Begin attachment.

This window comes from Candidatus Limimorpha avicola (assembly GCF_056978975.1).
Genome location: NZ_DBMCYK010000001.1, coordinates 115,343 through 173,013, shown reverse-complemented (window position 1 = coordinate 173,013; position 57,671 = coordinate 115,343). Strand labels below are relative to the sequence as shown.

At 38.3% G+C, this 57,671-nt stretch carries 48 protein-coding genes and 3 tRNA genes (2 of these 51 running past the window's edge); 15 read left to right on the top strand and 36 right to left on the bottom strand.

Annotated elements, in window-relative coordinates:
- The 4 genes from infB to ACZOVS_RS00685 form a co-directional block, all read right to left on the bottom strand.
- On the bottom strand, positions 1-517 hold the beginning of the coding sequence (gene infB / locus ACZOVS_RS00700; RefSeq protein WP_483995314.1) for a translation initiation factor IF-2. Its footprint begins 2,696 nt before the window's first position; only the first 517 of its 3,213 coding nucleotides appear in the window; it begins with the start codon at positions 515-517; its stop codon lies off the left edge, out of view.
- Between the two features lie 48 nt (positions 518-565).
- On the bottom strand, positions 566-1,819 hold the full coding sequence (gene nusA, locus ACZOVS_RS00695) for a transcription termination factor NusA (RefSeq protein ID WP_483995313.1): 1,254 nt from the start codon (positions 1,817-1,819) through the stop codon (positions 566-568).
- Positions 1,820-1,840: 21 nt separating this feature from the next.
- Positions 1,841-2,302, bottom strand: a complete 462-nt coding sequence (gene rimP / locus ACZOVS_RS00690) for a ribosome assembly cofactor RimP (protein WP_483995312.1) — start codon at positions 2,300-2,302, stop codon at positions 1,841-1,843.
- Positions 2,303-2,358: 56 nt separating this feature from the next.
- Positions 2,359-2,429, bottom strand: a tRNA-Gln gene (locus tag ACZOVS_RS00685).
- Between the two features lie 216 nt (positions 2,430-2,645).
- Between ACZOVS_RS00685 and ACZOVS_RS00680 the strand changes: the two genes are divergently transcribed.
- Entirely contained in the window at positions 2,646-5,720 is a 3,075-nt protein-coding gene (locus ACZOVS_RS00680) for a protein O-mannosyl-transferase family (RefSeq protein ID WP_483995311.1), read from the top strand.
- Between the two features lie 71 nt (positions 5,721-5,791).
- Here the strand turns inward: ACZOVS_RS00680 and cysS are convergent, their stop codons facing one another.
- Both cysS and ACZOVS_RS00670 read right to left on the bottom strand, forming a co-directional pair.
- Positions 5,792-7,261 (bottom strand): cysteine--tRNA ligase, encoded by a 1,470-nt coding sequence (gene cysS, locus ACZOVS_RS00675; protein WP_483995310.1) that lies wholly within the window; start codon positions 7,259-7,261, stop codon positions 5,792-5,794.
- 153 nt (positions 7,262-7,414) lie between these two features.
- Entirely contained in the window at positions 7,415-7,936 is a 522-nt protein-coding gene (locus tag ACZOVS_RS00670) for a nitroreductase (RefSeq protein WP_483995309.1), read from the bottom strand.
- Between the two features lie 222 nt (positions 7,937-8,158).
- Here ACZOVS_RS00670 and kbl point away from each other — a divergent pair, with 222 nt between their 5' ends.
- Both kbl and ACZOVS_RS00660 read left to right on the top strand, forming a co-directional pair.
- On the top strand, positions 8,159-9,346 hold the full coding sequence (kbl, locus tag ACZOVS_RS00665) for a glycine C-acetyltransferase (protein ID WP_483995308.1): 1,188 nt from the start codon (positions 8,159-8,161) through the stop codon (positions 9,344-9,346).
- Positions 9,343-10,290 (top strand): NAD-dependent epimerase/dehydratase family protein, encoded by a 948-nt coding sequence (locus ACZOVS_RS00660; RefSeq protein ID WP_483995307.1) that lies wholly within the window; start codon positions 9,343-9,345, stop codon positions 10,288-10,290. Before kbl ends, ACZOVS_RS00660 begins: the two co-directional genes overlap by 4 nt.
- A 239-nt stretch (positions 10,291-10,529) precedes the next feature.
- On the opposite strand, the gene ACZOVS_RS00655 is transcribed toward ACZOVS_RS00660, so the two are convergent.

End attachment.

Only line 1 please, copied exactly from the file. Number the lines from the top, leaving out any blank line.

This window comes from Candidatus Limimorpha avicola (assembly GCF_056978975.1).